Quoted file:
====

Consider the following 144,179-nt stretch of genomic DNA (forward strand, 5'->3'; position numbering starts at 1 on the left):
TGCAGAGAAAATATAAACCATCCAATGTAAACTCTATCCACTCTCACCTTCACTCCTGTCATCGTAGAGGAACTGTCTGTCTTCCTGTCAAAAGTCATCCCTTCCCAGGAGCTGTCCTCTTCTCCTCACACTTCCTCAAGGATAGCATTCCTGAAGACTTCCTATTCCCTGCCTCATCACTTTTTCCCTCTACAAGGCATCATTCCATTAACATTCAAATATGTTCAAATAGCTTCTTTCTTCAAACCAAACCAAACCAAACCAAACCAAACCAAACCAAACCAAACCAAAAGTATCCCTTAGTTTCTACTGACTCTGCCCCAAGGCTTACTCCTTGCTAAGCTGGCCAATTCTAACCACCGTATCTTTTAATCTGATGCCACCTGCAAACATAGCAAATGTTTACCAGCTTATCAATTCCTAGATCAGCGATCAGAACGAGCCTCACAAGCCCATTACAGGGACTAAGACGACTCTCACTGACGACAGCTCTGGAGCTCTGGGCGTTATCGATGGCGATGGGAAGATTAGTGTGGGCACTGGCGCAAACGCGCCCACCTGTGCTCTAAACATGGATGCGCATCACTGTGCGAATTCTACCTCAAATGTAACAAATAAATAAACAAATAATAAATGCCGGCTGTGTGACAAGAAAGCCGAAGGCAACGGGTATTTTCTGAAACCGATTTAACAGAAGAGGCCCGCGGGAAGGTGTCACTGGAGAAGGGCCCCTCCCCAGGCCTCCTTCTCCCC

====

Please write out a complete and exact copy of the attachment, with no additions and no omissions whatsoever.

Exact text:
Consider the following 144,179-nt stretch of genomic DNA (forward strand, 5'->3'; position numbering starts at 1 on the left):
TGCAGAGAAAATATAAACCATCCAATGTAAACTCTATCCACTCTCACCTTCACTCCTGTCATCGTAGAGGAACTGTCTGTCTTCCTGTCAAAAGTCATCCCTTCCCAGGAGCTGTCCTCTTCTCCTCACACTTCCTCAAGGATAGCATTCCTGAAGACTTCCTATTCCCTGCCTCATCACTTTTTCCCTCTACAAGGCATCATTCCATTAACATTCAAATATGTTCAAATAGCTTCTTTCTTCAAACCAAACCAAACCAAACCAAACCAAACCAAACCAAACCAAACCAAAAGTATCCCTTAGTTTCTACTGACTCTGCCCCAAGGCTTACTCCTTGCTAAGCTGGCCAATTCTAACCACCGTATCTTTTAATCTGATGCCACCTGCAAACATAGCAAATGTTTACCAGCTTATCAATTCCTAGATCAGCGATCAGAACGAGCCTCACAAGCCCATTACAGGGACTAAGACGACTCTCACTGACGACAGCTCTGGAGCTCTGGGCGTTATCGATGGCGATGGGAAGATTAGTGTGGGCACTGGCGCAAACGCGCCCACCTGTGCTCTAAACATGGATGCGCATCACTGTGCGAATTCTACCTCAAATGTAACAAATAAATAAACAAATAATAAATGCCGGCTGTGTGACAAGAAAGCCGAAGGCAACGGGTATTTTCTGAAACCGATTTAACAGAAGAGGCCCGCGGGAAGGTGTCACTGGAGAAGGGCCCCTCCCCAGGCCTCCTTCTCCCC